Former NASCAR team owner Harry White Scott Jr., of Hilton Head Island, died Wednesday. He was 51.
His family said in statement that he died but did not disclose details.
A memorial service is planned for 2 p.m. Tuesday at St. Luke’s Church on the island, according to The Island Funeral Home and Crematory.
“Harry will be remembered as a loving family man and successful business owner. We ask that everyone please keep Harry’s smile, generosity and essential kindness in your thoughts and prayers,” the family’s statement said.
Scott owned HScott Motorsports, which ran teams in the NASCAR Monster Energy Cup series from 2013 until last season.
Clint Bowyer and Michael Annett had full-time rides with HSM in 2016. The team said in December it wouldn’t compete in the Cup series because of a lack of sponsors. Bowyer replaced Tony Stewart at Stewart-Haas Racing this season.
Team co-owner Justin Marks posted on Twitter: “I know he took tremendous pride in seeing every one of our drivers at HScott Motorsports ... realizing their dreams and starting their journey in our cars. Harry loved racing and was truly committed to seeing success across all of his teams. Without his commitment to the sport many would not have had the opportunity to ascend to positions they hold today. My thoughts are with Harry’s friends and family during this difficult time. I’ll always remember my first business partner in NASCAR with gratitude, pride, and joy.”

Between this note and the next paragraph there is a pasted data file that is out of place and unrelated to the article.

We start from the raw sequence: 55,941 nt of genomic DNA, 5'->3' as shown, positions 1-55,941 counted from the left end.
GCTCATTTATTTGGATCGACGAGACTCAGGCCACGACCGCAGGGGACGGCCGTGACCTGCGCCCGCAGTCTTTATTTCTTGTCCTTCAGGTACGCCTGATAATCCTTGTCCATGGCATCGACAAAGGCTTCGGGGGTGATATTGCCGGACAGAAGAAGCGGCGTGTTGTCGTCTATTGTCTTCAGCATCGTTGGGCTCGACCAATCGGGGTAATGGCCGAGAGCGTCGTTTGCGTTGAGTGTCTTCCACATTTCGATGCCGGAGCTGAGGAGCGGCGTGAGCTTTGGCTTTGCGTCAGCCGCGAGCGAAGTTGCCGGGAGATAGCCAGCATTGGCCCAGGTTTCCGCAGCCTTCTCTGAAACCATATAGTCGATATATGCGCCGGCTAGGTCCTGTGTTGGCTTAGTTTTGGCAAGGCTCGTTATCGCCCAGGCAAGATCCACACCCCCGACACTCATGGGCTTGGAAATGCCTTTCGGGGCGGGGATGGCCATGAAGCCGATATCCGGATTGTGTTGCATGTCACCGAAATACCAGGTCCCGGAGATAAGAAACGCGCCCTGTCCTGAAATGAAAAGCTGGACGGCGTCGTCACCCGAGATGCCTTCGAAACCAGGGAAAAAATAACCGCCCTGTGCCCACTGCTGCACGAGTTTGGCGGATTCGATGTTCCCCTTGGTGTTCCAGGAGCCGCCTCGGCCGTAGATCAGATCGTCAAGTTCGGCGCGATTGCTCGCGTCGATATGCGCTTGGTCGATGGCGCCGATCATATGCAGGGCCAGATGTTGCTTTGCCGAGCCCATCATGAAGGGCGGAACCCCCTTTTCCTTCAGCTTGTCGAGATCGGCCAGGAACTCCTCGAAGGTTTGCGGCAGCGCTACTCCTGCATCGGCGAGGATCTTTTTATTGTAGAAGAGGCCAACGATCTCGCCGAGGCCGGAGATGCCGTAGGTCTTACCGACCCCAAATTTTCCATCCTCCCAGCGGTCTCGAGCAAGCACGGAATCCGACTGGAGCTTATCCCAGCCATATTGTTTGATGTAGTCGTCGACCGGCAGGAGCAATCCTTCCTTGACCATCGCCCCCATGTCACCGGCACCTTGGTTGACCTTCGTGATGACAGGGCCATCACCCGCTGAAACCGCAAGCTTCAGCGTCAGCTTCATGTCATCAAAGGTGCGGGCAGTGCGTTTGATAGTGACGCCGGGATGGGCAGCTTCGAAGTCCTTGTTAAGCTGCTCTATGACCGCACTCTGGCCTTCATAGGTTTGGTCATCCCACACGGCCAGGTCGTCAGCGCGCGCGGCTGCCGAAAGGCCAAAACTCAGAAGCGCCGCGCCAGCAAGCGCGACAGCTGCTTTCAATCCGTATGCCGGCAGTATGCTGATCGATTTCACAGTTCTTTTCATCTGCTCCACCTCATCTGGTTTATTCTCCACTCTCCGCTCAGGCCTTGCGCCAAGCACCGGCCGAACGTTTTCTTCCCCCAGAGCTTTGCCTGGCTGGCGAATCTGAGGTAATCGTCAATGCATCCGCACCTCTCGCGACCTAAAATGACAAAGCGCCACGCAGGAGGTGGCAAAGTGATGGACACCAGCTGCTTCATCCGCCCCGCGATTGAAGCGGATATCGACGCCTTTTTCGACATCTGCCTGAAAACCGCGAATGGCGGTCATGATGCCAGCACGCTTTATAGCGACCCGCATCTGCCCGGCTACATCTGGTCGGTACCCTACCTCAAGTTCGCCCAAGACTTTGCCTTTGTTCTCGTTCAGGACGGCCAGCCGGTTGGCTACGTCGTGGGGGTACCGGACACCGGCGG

NASCAR.com reported that racing teams in the Monster Energy NASCAR Cup Series and NASCAR XFINITY Series at Watkins Glen International this weekend would honor Scott with car decals featuring his name and team logo.
The sanctioning body of NASCAR issued this statement: “Harry Scott Jr. possessed an endless passion for racing. Owning cars in the national series and the NASCAR K&N Pro Series, his crowning achievements were his NASCAR K&N Pro Series East championships. The sport was proud to have Harry as our champion owner during that storybook era. NASCAR extends its deepest condolences to his family and friends.”
Scott was a native of Raleigh, N.C., who started his first business while still a student at the University of North Carolina at Chapel Hill. He was his first and only employee and “within 10 years he built the leading hospital revenue cycle consulting company in North Carolina,” according to his race team website.
He loved the outdoors and adventure, the site says, including boating, hunting and fishing.
Scott is survived by his wife, Lori Scott.